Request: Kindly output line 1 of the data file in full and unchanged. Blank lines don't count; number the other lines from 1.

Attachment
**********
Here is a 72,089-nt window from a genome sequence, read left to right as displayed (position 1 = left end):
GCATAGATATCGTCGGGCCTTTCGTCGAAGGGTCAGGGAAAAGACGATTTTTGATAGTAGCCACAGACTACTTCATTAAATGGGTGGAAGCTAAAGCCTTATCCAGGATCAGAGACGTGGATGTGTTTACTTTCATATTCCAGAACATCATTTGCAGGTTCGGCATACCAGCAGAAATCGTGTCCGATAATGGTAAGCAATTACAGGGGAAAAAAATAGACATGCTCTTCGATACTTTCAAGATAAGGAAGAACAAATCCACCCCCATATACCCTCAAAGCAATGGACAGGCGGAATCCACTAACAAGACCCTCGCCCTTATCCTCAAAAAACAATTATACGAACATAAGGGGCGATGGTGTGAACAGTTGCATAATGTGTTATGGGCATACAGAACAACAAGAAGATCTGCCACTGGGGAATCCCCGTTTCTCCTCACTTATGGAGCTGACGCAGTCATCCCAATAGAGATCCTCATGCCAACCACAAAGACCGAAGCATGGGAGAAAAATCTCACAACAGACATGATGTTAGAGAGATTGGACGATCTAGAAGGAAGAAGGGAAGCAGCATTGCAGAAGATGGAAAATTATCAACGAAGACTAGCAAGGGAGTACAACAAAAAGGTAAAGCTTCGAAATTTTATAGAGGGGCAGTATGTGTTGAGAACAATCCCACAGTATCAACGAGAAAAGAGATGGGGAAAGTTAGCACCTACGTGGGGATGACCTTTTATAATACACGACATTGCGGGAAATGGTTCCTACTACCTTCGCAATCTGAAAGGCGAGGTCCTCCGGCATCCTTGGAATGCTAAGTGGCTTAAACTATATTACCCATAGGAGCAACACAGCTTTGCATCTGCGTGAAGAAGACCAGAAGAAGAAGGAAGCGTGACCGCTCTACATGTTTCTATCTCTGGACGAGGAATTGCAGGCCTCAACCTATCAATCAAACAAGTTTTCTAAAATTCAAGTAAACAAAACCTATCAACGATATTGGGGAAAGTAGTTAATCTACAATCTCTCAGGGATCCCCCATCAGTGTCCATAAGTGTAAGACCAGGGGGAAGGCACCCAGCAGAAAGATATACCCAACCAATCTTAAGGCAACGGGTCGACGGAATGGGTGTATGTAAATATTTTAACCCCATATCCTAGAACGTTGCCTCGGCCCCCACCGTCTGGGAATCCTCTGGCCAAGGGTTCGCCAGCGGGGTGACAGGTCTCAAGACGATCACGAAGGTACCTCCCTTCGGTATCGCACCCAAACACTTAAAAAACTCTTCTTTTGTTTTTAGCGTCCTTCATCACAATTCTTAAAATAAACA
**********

Here is a 72,089-nt window from a genome sequence, read left to right as displayed (position 1 = left end):